OTC AIS program moves forward
By Tom Hintgen
Otter Tail County Correspondent
The Otter Tail County Aquatic Invasive Species (AIS) program, in its ninth year in 2021, continued to take a proactive approach in stopping the spread of invasives throughout the county.
Among the achievements, in a prepared statement by county AIS Specialist Spencer McGrew for county board members on March 15, were 22 watercraft inspectors logging 9,465 watercraft inspection hours at 97 county public water accesses totaling 12,660 inspections.
“Of the 6,335 entering watercraft 307 were prevented from launching with aquatic plants hanging from them,” McGrew said.
A total of 44 watercraft were prevented from launching for containing residual water and five watercraft were prevented from launching due to attached Zebra Mussels.
The state of Minnesota has a rule to keep drain plugs out and water-draining devices open while transporting watercraft.
To that end, close to 94 percent of watercraft arrived in Otter Tail County, in 2021, with the drain plug removed.
“A decontamination unit was placed at Otter Tail Lake Sportsman’s Public Water Access and was staffed Thursday through Sunday from May 21 to Sept. 14,” McGrew said. “We had 26 decontaminations that were performed in 2021.”
As of Oct. 28, 2021, Otter Tail County had 92 waterbodies, rivers or streams designated as infested with Aquatic Invasive Species. Of those, 89 waterbodies, rivers or streams are designated as infested with Zebra Mussels, and 3 waterbodies, rivers or streams are designated as infested with Flowering Rush.
Nine new waterbodies, rivers or streams were designated as infested by Zebra Mussels in 2021. One waterbody was designated as infested with Flowering Rush.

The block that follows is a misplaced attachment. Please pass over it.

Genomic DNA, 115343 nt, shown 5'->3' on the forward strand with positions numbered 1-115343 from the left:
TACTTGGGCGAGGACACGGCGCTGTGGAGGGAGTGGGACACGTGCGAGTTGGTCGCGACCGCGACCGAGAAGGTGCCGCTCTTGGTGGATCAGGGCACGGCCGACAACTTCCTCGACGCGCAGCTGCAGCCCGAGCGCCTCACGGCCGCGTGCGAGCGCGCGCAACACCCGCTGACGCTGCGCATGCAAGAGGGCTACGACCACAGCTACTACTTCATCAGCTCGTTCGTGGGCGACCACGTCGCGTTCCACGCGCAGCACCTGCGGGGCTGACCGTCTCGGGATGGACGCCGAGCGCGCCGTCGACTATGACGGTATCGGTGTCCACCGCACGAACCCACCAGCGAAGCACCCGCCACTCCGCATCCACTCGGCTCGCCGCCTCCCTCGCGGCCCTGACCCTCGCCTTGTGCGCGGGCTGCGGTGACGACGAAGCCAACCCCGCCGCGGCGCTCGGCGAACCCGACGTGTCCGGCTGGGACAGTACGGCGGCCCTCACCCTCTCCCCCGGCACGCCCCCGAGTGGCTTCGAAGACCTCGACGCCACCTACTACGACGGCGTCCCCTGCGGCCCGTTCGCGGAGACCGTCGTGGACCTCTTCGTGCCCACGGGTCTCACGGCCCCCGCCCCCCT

“Many of these waterbodies, rivers or streams were listed due to being downstream of infested waters,” McGrew said. “No Otter Tail County waterbodies are designated as infested with Eurasian Watermilfoil or Starry Stonewort.”
The AIS program moving forward
“Our county Aquatic Invasive Species program is robust and well received by the public,” McGrew said. “We will continue to refine our existing programing while exploring new and novel methods of Aquatic Invasive Species prevention.”
As part of the Sheriff’s Aquatic Invasive Species Prevention Program, 27 sworn officers maintained the training required, in 2021, to enforce aquatic invasive species laws. The full time Aquatic Invasive Species deputy made 196 contacts with boaters and issued 12 warnings and 2 citations for aquatic invasive species violations.
Otter Tail County has 16 I-LID cameras under management. The West Battle Lake Lakeshore Association donated funds to support the acquisition of a new I-LIDS system for the West Battle Lake East Public Water Access.
“Additionally, we worked with the city of Battle Lake to place an I-LIDS system at the city-owned public water access,” McGrew said.
In total, 37,405 videos were reviewed and 7,068 watercraft were counted. Three suspect AIS violations were forwarded to the county Sheriff’s Department.
The Train the Teachers to Train the Kids Program puts Aquatic Invasive Species curriculum into 15 classrooms across 11 school districts in Otter Tail County.
“Due to the COVID-19 pandemic and classroom adjustments, only three presentations were conducted at Perham High School. Additionally, three virtual presentations were conducted in the Parkers Prairie School system.”
Overall, 124 Otter Tail County students were reached in 2021.
After months of planning and coordination with the DNR and the city of Perham, a self-service watercraft rinse station was installed in August 2021 at Paul Miller Park in Perham.
The station pumps filtered lake water to a hose reel, allowing the watercraft user to rinse and spray equipment before and after launching.
Otter Tail County’s AIS Prevention Program has partnerships with 17 local governments including one township, two cities, and 15 counties across the state.